There were certain people, both near and far, who I expected to hear from during a time of crisis. “Hi, how are you? I know we haven’t spoken in a while, but I just wanted to check in and see how you are.” It was the people who I least expected to contact me who did, and I’m so grateful. It’s essential to not feel alone during a time like this. Especially in a new country with not much community around you.
As I reach out to my worldwide community, and as the days go by, we are realizing we are all in the same boat—some sides sinking more than others, but nevertheless, together. We connect the dots and support each other as the situation develops differently for each of us in our own countries. We stay levelheaded and talk about the bigger picture. We see how necessary this situation ultimately is for humanity, although the implications in our immediate reality are real and, from this standpoint, uncertain: How will we all get back on our feet financially? How will I pay my rent next month? How long will this last?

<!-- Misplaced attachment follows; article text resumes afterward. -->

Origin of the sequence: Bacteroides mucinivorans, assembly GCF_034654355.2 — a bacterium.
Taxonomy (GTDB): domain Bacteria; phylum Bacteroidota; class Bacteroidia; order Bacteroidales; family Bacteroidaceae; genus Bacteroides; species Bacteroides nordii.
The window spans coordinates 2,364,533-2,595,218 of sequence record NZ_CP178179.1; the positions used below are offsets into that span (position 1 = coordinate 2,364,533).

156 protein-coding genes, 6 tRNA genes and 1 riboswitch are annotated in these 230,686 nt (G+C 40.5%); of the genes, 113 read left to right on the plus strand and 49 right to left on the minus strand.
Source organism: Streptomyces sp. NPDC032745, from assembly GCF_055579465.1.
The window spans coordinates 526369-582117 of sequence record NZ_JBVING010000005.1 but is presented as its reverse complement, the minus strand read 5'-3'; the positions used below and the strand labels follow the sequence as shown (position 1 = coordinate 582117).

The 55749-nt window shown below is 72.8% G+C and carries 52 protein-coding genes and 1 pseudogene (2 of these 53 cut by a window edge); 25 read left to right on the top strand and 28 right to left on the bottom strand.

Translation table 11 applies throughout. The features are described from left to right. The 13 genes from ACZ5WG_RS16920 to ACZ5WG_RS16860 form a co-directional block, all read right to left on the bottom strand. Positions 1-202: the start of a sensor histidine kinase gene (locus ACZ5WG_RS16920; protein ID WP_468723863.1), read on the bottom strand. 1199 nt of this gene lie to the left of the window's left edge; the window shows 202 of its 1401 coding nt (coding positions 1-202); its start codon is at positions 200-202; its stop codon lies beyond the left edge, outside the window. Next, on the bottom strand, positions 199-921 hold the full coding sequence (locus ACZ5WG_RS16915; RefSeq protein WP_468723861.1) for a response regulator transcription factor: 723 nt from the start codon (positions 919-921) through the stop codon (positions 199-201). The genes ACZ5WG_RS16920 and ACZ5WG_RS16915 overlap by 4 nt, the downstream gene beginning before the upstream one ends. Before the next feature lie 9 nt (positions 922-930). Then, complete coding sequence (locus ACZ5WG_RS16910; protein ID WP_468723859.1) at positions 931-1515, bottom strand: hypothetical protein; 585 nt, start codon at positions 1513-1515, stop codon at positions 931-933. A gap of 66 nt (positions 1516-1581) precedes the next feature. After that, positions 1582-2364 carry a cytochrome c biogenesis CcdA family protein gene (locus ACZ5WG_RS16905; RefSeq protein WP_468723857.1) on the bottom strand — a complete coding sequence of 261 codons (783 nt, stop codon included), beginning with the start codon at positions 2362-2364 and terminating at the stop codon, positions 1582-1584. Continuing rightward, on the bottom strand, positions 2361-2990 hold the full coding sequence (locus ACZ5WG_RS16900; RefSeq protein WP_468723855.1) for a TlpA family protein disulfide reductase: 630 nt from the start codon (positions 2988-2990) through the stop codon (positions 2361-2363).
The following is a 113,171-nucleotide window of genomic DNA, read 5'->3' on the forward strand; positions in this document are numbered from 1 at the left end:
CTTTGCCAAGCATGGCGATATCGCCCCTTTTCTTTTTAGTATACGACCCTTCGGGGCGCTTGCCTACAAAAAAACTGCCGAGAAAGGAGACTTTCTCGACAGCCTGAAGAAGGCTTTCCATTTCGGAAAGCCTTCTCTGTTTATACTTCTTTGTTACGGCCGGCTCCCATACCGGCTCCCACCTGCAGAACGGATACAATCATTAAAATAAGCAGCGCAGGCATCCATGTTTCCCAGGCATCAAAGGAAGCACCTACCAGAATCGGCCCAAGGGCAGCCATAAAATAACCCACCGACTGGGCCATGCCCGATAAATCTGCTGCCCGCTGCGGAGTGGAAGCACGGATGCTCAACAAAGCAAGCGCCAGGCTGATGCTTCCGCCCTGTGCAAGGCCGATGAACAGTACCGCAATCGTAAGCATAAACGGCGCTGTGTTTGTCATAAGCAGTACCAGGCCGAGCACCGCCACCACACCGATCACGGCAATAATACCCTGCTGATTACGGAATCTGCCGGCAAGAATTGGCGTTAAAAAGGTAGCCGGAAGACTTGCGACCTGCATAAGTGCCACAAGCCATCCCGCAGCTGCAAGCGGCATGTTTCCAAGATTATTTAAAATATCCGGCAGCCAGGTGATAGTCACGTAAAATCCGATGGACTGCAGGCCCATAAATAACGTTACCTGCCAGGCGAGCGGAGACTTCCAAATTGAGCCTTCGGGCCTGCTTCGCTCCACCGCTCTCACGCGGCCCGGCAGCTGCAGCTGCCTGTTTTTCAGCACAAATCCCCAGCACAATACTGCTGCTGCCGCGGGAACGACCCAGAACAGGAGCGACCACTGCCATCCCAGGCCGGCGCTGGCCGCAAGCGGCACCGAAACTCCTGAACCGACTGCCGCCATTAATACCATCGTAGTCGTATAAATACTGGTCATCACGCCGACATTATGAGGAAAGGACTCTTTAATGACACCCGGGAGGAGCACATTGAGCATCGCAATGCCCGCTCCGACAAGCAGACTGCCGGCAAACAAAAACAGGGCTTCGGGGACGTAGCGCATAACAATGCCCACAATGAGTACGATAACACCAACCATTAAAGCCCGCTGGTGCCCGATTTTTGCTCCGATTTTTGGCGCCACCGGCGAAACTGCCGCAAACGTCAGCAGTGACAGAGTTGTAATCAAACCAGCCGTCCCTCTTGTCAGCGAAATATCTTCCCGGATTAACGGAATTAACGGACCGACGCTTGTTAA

I feel for all the businesses here in Italy and worldwide, some of which will not be able to recover. Some of which have already gone under.
I’m quite content with staying at home. In general, I’m a loner and very capable of spending a lot of time by myself. I actually relish in it, but when you’re not given the freedom to roam, you tend to feel restricted because it’s not self-imposed but rather imposed upon you. This is only human. I miss going on a walk, even if it’s to the river a couple of blocks away from my apartment building to take a few breaths of fresh air. And even if I don’t have many friends, just being around people in the street is nice. I know the first thing I’m going to do when this is over is go into the hills on a hike and be in the sun surrounded by nature. I keep that vision in my mind’s eye.